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Error Detection, Correction and Control

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Title: Error Detection, Correction and Control


1
Error Detection, Correction and Control
  • Rong Wang
  • CGS3285
  • Spring 2004

2
RECOMMENDED READING
  • From textbooks
  • Page 117 123 of Data Communications From
    Basics to Broadband, 3rd Edition by William J.
    Beyda (ISBN 0-13-096139-6)
  • Chapter 10 11 of Data Communications and
    Networking, 3rd Edition, Behrouz A. Forouzan
    (ISBN 0-07-251584-8)

3
TRANSMISSION ERROR
  • A bit is altered between transmission and
    reception
  • Where does errors come from?
  • Electrical Interference
  • Power surges
  • Noise, static, echoes, cross-talk
  • Signal degradation
  • Type of error
  • Single-bit error isolated, does not affect
    nearby error (e.g., white noise)
  • Burst error a cluster of bits involved (faded
    signal)

4
ERROR DETECTION METHODS
  • Echo Checking
  • Receiver returns copy of data back to sender
  • Ignore Parity Checking
  • Used if sender or receiver unable to process
    parity bits
  • Primitive Parity Checking
  • Mark - Always send a 1
  • Space - Always send a 0
  • 12.5 chance of detecting a 1-bit error
  • Simple Parity Checking
  • Even - Make of 1s in character even
  • Odd - Make of 1s in character odd
  • 50 chance of detecting a 1-bit error

5
ASCII CHARACTER TRANSMISSION WITH DIFFERENT
PARITIES
6
EVEN PARITY CHECKING AND BIT ERRORS
7
ERROR DETECTION METHODS (cont.)
  • Multi-bit Parity
  • Cyclical Parity
  • Uses two (2) parity bits
  • Fooled only by errors in certain bit combinations
  • Increases overhead in both data transmitted and
    processing time

8
FIGURE 6-3 CYCLICAL ODD PARITY CHECKING
9
ERROR DETECTION METHODS (cont.)
  • Multi-bit Parity (continued)
  • Hamming Code (forward error correction)
  • Form of forward error correction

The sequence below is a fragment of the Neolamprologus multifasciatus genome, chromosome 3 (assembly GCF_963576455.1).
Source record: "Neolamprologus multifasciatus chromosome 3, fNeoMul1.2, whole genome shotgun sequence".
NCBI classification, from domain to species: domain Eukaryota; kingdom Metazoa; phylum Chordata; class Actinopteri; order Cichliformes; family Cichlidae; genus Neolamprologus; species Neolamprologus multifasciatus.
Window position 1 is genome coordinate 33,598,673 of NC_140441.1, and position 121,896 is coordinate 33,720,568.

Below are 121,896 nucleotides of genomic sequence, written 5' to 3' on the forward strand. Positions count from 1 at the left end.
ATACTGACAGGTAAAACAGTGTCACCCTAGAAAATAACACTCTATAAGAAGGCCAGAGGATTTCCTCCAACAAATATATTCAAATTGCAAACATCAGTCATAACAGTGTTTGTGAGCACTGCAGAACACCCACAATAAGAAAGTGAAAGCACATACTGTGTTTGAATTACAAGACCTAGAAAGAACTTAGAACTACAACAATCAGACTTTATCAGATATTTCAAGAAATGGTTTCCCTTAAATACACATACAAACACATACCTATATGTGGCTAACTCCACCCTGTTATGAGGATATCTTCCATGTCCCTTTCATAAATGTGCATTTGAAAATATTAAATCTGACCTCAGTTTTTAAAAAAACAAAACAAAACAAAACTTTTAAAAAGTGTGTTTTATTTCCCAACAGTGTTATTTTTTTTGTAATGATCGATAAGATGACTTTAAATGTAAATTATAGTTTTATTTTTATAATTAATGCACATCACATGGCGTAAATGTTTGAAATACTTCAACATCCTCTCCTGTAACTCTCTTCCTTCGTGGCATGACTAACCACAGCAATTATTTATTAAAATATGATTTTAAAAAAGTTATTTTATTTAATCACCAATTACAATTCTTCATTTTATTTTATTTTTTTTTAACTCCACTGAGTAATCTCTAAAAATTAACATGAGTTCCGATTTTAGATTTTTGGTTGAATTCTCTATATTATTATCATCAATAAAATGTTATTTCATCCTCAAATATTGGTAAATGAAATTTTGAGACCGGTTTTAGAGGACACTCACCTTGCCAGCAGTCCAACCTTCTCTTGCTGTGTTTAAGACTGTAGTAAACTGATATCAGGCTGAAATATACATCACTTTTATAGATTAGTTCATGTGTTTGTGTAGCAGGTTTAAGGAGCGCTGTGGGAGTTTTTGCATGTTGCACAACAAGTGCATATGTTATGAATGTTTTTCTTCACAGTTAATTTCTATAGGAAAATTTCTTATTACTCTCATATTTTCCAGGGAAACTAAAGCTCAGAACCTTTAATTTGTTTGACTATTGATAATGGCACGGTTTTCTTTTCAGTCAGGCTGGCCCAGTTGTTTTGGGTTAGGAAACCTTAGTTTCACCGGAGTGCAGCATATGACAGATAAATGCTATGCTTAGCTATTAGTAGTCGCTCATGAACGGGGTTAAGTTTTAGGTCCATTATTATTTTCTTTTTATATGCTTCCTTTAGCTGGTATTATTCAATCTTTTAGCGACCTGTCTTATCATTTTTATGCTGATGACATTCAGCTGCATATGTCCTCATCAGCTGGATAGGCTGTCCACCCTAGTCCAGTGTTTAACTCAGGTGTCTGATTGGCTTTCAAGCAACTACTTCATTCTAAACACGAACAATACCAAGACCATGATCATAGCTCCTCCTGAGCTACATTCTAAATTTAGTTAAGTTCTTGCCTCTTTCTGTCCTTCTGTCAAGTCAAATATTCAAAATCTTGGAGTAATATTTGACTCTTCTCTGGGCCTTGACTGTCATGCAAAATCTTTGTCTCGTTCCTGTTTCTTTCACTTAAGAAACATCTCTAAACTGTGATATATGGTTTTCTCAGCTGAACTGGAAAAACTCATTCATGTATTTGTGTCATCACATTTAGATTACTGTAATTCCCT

• Can detect and repair single-bit errors
  • Uses seven (7) data bits
  • Bit Positions 3, 5, 6, 7, 9, 10, 11
  • Uses four (4) parity bits
  • Bit Position 1 Bits 3, 5, 7, 9, 11
  • Bit Position 2 Bits 3, 6, 7, 10, 11
  • Bit Position 4 Bits 5, 6, 7
  • Bit Position 8 Bits 9, 10, 11
  • Sum of parity bits with errors is bad data bit
  • Increases overhead in both data transmitted and
    processing time

10
FIGURE 6-4 HAMMING w/ EVEN PARITY
11
ERROR DETECTION METHODS (cont.)
  • Synchronous Block Methods
  • Checksum
  • Use simple arithmetic to generate a checksum
    remainder which is appended to end of message
  • Sender creates checksum as block is transmitted
    then appends to end of block
  • Receiver generates checksum as block is received
    then compares with senders checksum
  • If error, receiver asks for re-transmission of
    block
  • Requires checksum and block sequence number
  • Cyclical Redundancy Check (CRC)
  • Similar to check sum but uses more complex
    mathematical formulas to catch/exaggerate errors

12
ERROR DETECTION / CORRECTION SUMMARY
  • Error detection correction designed to preserve
    the INTEGRITY of transmitted data -- not SECURITY
  • Detection is relatively easy
  • Correction is harder
  • Retransmission is simplest approach
  • Both sender and receiver must use same
    detection/correction method
  • Type of method and algorithms specified by
    protocol

13
DATA LINK ERROR CONTROL (CONT)
  • Error control
  • Based on automatic repeat request, which is the
    retransmission of data
  • Type of error handled
  • Lost frame
  • Damaged frame
  • Techniques for error control
  • Error detection
  • Positive acknowledgement
  • Retransmission after timeout
  • Negative acknowledgement and retransmission
  • Note data link layer divides the stream of bits